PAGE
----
Does your dog chase your cat? More than 40 percent of pet lovers keep multiple pets. While they often get along famously, some dogs treat the family feline like a windup toy. Constant chasing turns even easy-going cats into nervous wrecks, and even dogs who mean no harm may accidentally injure a cat or kitten.

Personalities predict success. Some dog breeds are naturally less predatory than others while some cats may be more tolerant of pestering canines. However, terrier and sight hound breeds are genetically hard-wired to chase scurrying critters. Fleeing by a cat can trigger predatory aggression in some dogs of these breeds.

It’s vital that owners educate their dogs on the rules of the house to maintain harmony. To successfully achieve this, all members of the house must be consistent in reinforcing good doggy manners. Here, we offer a five-point plan to put the brakes on your cat-chasing dog. Before each training session, make sure you have a leash, plenty of treats and, of course, lots of patience.

1. Ensure your cat’s safety by keeping your dog under leash control inside your house during “canine class” time. Prevent ANY chase from taking place. Use a long leash so that you can quickly step on it at the first sign that your dog is about to dash after your cat. Even if your cat instigates the session (some cats tease dogs unmercifully), don’t allow any chase or tag games until after your dog has learned proper manners.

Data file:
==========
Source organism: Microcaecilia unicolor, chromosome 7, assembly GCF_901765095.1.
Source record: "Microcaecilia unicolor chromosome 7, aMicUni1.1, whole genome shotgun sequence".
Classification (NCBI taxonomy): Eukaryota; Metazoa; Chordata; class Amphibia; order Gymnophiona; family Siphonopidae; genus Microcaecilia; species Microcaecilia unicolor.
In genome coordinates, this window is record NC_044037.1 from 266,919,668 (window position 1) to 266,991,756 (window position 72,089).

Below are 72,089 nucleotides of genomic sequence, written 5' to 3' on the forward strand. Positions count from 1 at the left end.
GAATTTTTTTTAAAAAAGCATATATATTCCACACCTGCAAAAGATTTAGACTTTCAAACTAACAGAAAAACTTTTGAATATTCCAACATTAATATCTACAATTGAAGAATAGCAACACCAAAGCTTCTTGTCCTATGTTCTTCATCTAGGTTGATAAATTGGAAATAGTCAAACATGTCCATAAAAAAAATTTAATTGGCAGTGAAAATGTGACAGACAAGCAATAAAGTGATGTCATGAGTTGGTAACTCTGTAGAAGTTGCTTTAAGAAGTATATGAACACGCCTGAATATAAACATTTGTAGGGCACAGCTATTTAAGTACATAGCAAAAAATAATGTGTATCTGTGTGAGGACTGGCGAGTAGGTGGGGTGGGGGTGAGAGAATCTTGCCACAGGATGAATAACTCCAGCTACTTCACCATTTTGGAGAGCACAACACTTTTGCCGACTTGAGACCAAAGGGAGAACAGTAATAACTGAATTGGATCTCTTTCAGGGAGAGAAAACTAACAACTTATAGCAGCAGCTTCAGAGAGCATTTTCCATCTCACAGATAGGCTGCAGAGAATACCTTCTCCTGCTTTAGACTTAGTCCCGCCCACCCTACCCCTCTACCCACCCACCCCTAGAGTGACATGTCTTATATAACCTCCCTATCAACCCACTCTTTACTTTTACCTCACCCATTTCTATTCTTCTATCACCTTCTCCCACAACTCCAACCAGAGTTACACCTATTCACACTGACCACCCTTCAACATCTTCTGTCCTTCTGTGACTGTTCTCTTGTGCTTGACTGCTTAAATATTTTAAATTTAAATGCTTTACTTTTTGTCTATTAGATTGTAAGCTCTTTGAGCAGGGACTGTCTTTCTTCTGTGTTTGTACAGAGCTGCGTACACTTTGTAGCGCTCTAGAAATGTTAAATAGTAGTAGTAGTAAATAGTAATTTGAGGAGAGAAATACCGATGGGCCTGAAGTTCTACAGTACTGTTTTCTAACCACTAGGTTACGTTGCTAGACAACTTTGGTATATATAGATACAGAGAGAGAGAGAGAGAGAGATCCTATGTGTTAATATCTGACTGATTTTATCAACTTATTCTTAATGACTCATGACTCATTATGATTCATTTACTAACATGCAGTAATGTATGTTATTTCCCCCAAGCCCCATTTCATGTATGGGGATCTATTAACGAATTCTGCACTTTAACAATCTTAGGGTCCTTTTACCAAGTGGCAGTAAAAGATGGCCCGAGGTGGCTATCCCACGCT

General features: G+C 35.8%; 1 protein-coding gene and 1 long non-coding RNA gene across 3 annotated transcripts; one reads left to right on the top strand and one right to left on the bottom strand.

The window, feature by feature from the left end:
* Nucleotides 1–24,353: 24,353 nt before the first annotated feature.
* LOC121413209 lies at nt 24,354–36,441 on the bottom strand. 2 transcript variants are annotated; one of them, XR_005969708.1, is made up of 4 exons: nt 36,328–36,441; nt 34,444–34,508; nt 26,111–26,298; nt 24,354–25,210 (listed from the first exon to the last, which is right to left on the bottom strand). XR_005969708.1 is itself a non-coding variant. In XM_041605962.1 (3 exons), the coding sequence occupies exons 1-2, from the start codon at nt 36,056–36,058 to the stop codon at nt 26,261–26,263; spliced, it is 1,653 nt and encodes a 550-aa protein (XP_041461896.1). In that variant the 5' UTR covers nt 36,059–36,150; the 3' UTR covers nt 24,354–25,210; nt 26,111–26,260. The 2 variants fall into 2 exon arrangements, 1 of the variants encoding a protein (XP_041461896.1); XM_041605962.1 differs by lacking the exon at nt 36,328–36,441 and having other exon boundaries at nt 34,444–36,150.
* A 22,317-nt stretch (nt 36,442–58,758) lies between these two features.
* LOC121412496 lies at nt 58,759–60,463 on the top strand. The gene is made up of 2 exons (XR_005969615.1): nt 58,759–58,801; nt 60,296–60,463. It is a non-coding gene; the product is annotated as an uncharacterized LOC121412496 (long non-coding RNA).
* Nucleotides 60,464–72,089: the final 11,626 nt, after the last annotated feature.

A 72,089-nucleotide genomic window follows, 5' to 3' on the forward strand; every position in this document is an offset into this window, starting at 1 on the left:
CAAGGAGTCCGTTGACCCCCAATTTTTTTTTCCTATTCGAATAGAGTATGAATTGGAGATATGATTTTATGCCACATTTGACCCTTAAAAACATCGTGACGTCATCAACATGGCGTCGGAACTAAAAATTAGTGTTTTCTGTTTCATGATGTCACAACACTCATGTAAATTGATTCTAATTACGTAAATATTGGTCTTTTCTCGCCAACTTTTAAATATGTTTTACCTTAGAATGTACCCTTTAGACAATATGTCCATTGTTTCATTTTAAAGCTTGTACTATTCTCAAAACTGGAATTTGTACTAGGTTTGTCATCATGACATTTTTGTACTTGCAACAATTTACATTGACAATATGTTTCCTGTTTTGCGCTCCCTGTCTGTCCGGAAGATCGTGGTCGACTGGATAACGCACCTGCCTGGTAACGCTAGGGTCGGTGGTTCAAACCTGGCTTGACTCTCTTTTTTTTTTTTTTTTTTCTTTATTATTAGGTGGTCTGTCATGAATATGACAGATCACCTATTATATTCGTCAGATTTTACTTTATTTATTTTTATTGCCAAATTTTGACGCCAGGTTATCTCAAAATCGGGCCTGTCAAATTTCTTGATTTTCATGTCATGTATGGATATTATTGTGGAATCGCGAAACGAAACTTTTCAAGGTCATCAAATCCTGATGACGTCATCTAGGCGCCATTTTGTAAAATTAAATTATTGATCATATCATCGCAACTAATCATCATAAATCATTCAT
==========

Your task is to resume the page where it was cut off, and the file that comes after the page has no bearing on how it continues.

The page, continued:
2. Keep an abundant supply of aromatic-beckoning, tasty treats handy so that you are ready to reinforce no chasing by your dog at the presence of a cat. These special treats should only be used for cat-proofing lessons and should be small enough that your dog needs only a chew or two to enjoy and swallow and be ready to heed your next treat-dispensing cue.

3. Give your dog a treat every time your cat makes an appearance. Reinforce good behavior by coming up with an easy-to-remember phrase, such as, “Cookie, cat!” and when your dog stays sitting – without chasing your cat – deliver a treat. Offer this payday whether your dog acts calm, excited, merely looks at your cat, barks, or anything else. The goal is to have your dog comprehend this cause-and-effect equation: a cat’s presence equals tasty treats.

4. Use a leash to keep your dog a safe distance from your cat – but do not use the leash to force your dog’s attention or behavior into what you want him to do. Let his brain process the equation in his own time. Some dogs “get it” right away, and others take longer. Within a few sessions, nearly every dog should start looking to you for a treat each time they hear, “Cookie, cat!” or your cat appears. Rather than lunging and chasing instinctively, your dog should be learning to stay and expect a reward.

5. Reinforce this behavior for at least a week or two in mini-sessions a few times a day. The sessions need only to be a few minutes in duration – but no more than 10 minutes – because it’s difficult for some dogs, especially young ones, to maintain attention. Brush up with more training sessions as needed.

Final advice: Make sure your dog stays leashed or separated from your cat when you are not able to supervise their interactions until you are confident that your dog’s desire to give chase has definitely been stopped in its tracks.